This morning’s YouGov poll for the Sun is here and has topline figures of CON 33%, LAB 43%, LDEM 10%, UKIP 10%. Once again, the Lib Dems remain in double figures.
Yesterday Opinium also put up an interesting article clarifying their methodology and pondering why it could be that they consistently show some of the highest levels of support for UKIP. First, it confirms that Opinium use two-stage prompting in their voting intention question, asking people if they’d vote Con, Lab, Lib Dem or Other, and then only giving the options of BNP, Green and UKIP to people who say other (this is the same as YouGov and in contrast to Survation, who prompt for UKIP in their main question).
Opinium’s guess seems to be that their higher UKIP scores are down to not politically weighting their sample. As regular readers will know, the majority of polling companies use some sort of political weighting. In most cases they weight their samples so that respondents’ recalled 2010 voting behaviour roughly matches what actually happened in 2010, with some allowances made for faulty memory, though YouGov instead weight using party identification. The two exceptions are Ipsos MORI and Opinium.
Ipsos MORI do not weight by past vote because they worry that the levels of false recall can change in response to changing public opinion, in particular they worry about people aligning their recollection of how they voted in May 2010 with how they’d vote now. Other companies like ICM and Populus acknowledge the reality of false recall, but think it is basically pretty constant and changes only slowly over time. In practice it means that MORI’s samples are sometimes more Labour inclined than those of other companies, and can be more volatile (although MORI would argue that this is genuine volatility that weighting by recalled vote is disguising).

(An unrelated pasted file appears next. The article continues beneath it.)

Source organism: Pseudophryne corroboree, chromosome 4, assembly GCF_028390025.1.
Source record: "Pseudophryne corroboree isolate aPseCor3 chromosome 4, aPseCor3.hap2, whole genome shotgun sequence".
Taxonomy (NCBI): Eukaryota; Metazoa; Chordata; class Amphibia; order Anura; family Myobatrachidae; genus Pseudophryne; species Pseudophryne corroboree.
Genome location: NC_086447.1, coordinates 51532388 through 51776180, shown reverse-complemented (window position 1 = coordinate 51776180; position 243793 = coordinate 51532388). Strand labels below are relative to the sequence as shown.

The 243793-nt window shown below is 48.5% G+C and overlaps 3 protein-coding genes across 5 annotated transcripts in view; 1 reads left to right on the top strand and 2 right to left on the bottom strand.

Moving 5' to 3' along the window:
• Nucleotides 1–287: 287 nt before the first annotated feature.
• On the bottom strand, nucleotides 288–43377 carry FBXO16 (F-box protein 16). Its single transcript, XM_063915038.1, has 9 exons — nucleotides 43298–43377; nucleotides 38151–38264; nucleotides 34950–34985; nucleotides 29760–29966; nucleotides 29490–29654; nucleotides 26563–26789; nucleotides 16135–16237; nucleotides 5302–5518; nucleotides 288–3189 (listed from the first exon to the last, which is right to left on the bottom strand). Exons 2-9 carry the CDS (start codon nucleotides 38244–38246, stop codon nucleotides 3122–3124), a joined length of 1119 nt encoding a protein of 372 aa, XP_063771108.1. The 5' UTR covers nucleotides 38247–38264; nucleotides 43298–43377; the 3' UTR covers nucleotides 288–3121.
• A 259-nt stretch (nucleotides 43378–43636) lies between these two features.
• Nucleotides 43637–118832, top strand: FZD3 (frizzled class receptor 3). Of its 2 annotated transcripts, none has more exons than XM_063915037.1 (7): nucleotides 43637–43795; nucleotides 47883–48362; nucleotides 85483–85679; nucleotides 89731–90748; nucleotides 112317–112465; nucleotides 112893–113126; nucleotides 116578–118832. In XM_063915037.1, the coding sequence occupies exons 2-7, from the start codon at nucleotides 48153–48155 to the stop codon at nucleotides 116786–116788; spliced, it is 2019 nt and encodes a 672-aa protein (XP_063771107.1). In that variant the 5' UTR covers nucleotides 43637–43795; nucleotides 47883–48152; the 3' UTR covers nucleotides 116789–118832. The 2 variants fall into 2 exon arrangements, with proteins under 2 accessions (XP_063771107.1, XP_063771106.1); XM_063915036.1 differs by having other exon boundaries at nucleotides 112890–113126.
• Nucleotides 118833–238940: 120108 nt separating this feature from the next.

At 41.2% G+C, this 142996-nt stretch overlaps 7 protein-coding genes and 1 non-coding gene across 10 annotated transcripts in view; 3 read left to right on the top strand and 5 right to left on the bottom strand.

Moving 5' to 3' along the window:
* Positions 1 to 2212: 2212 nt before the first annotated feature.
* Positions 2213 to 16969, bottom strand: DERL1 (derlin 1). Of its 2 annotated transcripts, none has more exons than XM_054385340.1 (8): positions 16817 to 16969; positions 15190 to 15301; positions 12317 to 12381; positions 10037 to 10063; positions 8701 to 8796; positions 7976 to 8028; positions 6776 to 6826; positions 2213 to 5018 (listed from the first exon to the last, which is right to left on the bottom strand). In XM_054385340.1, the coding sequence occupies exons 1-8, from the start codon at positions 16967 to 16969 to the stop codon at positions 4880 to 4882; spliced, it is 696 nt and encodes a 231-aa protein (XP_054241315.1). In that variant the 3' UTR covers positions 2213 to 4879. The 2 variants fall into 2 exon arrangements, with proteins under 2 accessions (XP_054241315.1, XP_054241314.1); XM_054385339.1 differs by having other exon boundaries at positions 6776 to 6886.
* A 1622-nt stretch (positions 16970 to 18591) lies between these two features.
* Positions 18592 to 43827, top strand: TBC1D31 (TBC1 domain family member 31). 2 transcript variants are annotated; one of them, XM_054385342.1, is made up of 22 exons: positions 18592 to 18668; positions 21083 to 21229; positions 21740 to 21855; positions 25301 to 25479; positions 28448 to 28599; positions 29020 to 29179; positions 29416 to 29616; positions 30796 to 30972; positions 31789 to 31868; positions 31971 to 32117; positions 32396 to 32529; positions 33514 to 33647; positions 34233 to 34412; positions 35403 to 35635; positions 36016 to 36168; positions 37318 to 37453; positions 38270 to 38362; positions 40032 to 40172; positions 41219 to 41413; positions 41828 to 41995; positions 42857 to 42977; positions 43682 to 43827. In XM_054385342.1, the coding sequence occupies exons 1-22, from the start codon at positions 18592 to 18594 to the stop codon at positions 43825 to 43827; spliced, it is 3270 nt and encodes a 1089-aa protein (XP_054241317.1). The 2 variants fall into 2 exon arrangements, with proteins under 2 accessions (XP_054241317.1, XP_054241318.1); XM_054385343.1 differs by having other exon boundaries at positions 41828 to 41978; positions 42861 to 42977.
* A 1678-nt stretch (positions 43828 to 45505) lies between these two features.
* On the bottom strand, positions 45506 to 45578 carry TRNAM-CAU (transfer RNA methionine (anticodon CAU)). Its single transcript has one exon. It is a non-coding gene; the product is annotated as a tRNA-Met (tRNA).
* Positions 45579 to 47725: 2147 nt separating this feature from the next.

Anyway, Opinium are the other company that do not politically weight and suggest in their article that this could be why they are showing a higher level of UKIP support than most other companies. This is certainly feasible. As I’ve written before, the two most obvious explanations for the difference between online and phone polls in terms of UKIP support is either interviewer bias (people are embarrassed to admit to a human interviewer that they are supporting a party outside the main three, less so to a computer screen) or if people who are online are more likely to vote UKIP than those who are not (or, of course, a combination of the two factors). If online panels do get a disproportionately large proportion of the sort of people who’d vote UKIP, then not using some sort of political weighting to control for this could easily produce much higher levels of UKIP support.